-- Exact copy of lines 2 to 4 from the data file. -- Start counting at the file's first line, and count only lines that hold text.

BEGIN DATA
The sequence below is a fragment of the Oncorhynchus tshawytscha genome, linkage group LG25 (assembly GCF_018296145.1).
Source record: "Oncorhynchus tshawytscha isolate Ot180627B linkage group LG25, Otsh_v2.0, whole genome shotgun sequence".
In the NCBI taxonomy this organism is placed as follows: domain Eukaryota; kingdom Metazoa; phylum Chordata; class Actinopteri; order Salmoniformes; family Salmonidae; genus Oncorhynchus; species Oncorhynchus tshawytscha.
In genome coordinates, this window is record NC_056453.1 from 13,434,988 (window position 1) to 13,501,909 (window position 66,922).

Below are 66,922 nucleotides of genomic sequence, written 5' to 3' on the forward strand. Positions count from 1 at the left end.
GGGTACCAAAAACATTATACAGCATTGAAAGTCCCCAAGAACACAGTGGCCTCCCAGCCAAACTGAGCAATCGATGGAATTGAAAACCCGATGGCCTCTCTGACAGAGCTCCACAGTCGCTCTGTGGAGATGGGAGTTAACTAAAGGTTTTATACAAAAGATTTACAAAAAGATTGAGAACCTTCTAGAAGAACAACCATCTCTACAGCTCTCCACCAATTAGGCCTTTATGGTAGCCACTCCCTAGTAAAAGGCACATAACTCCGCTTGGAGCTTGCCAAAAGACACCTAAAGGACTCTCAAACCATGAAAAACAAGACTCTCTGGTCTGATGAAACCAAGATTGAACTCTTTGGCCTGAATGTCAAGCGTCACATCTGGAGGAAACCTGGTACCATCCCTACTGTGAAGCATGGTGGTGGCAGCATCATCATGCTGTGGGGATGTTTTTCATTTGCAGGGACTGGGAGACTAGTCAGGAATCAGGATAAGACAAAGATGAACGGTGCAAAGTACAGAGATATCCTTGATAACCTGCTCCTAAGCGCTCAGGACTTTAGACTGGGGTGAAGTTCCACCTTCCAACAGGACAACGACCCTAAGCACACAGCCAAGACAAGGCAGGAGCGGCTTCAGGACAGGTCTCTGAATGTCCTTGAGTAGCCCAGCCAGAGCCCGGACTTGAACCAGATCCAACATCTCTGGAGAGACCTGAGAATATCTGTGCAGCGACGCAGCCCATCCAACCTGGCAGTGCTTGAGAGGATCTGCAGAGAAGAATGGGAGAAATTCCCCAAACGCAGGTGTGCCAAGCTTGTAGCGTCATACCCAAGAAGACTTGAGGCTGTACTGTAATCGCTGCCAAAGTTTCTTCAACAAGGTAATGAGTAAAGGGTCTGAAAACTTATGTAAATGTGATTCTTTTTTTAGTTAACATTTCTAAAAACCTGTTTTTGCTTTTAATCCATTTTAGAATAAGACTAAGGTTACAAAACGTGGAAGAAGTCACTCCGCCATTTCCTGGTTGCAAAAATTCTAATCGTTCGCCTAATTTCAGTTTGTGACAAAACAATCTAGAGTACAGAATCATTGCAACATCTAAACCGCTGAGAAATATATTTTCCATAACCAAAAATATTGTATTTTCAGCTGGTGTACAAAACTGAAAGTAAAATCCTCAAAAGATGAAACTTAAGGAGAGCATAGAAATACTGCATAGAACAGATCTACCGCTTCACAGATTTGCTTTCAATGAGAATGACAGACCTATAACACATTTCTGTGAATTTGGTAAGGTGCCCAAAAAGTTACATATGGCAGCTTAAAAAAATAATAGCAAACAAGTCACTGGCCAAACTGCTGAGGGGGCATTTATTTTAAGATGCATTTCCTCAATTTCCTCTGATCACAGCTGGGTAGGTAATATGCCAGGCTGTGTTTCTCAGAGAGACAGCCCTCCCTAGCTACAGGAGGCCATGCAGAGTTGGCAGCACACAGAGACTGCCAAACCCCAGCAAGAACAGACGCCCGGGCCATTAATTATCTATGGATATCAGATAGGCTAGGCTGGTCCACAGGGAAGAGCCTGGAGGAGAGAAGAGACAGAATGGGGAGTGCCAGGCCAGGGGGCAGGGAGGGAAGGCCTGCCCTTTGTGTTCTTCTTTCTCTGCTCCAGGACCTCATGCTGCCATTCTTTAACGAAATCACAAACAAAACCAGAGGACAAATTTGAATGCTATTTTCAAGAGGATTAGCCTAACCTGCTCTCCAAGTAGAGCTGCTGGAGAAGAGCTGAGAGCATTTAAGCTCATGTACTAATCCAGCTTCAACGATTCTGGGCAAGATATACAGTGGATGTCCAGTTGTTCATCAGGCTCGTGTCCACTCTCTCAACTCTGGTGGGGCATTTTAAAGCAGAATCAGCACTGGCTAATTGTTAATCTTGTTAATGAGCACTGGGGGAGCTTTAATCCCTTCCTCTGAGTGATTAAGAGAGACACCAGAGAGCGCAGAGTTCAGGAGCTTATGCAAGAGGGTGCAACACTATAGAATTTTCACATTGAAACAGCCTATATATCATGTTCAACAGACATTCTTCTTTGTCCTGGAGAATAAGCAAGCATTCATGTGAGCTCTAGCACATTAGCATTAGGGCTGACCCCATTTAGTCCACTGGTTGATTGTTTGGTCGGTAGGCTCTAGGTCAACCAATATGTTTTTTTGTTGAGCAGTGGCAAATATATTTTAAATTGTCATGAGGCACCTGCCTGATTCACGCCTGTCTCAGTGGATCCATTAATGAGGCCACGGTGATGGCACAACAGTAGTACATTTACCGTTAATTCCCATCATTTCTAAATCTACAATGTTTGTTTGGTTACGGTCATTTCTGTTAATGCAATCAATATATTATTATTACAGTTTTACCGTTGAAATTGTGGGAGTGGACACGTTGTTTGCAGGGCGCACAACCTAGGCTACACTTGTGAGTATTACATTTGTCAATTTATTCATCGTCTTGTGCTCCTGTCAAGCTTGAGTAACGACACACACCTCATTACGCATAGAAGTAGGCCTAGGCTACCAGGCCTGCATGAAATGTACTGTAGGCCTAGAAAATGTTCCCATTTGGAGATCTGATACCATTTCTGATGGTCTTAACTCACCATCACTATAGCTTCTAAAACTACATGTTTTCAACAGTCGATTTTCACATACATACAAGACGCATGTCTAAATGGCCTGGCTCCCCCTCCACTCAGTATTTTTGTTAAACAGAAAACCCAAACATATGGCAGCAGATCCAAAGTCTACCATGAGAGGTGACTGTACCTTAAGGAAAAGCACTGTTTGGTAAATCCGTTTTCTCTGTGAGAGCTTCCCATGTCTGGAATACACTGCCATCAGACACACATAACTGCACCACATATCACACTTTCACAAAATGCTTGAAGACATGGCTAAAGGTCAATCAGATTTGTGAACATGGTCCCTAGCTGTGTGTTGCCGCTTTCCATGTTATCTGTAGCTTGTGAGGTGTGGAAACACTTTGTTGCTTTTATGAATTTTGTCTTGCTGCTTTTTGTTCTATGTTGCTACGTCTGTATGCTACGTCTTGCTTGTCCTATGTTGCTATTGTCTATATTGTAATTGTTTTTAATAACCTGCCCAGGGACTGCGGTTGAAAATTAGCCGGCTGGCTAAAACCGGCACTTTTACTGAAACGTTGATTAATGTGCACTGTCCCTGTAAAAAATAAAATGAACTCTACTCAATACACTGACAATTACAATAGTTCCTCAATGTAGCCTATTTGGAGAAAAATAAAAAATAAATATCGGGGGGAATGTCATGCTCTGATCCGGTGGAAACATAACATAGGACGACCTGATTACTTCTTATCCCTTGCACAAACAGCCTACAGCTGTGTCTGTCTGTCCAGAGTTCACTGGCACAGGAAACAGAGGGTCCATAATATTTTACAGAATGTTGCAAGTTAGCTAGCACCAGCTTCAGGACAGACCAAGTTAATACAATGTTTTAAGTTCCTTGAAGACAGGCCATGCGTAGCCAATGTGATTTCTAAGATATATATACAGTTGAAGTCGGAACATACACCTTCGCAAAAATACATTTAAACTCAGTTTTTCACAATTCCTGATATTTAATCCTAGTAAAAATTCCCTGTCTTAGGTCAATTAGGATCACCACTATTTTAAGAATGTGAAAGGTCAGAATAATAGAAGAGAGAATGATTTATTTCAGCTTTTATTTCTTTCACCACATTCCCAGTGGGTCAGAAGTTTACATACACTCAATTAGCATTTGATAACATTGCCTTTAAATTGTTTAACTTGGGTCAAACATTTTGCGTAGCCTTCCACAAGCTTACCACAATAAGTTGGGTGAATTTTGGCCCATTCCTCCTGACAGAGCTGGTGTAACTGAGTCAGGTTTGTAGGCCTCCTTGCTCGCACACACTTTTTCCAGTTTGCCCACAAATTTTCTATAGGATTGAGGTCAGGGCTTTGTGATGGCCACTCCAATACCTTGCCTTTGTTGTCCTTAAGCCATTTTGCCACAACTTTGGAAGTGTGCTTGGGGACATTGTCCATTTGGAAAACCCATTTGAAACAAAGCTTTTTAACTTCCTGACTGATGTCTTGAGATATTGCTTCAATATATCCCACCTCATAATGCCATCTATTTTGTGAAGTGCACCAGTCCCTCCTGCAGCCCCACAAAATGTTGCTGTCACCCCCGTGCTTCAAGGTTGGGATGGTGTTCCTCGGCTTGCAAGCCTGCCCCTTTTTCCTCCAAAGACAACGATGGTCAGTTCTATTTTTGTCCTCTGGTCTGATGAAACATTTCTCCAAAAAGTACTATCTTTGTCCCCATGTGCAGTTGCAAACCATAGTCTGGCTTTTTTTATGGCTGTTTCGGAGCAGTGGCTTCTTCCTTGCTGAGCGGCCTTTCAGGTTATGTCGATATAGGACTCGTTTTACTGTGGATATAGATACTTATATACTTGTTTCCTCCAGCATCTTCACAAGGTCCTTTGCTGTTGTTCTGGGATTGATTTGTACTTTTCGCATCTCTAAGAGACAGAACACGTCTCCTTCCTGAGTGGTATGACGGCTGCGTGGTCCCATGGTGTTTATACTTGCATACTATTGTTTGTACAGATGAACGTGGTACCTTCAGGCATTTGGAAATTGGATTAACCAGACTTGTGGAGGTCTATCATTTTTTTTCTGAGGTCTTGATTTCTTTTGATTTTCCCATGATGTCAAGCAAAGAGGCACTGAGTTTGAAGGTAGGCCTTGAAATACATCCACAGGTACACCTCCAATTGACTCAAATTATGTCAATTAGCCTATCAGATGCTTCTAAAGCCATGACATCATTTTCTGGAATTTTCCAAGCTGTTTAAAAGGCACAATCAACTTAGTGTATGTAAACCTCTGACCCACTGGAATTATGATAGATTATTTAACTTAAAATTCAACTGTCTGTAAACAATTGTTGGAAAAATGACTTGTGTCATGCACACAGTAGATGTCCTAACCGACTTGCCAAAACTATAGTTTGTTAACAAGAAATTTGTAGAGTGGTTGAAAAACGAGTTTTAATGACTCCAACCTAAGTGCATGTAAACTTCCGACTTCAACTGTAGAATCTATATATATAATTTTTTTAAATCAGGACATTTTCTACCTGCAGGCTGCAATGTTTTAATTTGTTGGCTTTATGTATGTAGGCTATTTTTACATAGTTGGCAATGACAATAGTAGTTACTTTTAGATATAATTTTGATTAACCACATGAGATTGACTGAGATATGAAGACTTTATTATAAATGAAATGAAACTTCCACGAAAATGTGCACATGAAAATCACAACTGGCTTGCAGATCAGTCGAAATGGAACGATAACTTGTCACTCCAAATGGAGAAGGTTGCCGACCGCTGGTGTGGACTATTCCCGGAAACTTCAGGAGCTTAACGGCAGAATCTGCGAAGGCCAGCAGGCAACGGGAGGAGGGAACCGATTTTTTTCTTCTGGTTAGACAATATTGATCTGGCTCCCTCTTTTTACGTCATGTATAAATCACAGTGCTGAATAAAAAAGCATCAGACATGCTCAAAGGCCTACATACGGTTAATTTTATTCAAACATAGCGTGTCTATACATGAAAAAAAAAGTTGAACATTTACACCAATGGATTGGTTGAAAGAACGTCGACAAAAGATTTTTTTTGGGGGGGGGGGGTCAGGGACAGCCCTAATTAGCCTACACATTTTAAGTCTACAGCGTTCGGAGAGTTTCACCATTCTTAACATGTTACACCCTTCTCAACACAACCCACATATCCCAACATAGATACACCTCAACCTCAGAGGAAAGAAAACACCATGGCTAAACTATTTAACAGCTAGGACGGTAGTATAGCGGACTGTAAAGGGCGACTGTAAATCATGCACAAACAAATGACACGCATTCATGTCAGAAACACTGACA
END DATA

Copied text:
Source record: "Oncorhynchus tshawytscha isolate Ot180627B linkage group LG25, Otsh_v2.0, whole genome shotgun sequence".
In the NCBI taxonomy this organism is placed as follows: domain Eukaryota; kingdom Metazoa; phylum Chordata; class Actinopteri; order Salmoniformes; family Salmonidae; genus Oncorhynchus; species Oncorhynchus tshawytscha.
In genome coordinates, this window is record NC_056453.1 from 13,434,988 (window position 1) to 13,501,909 (window position 66,922).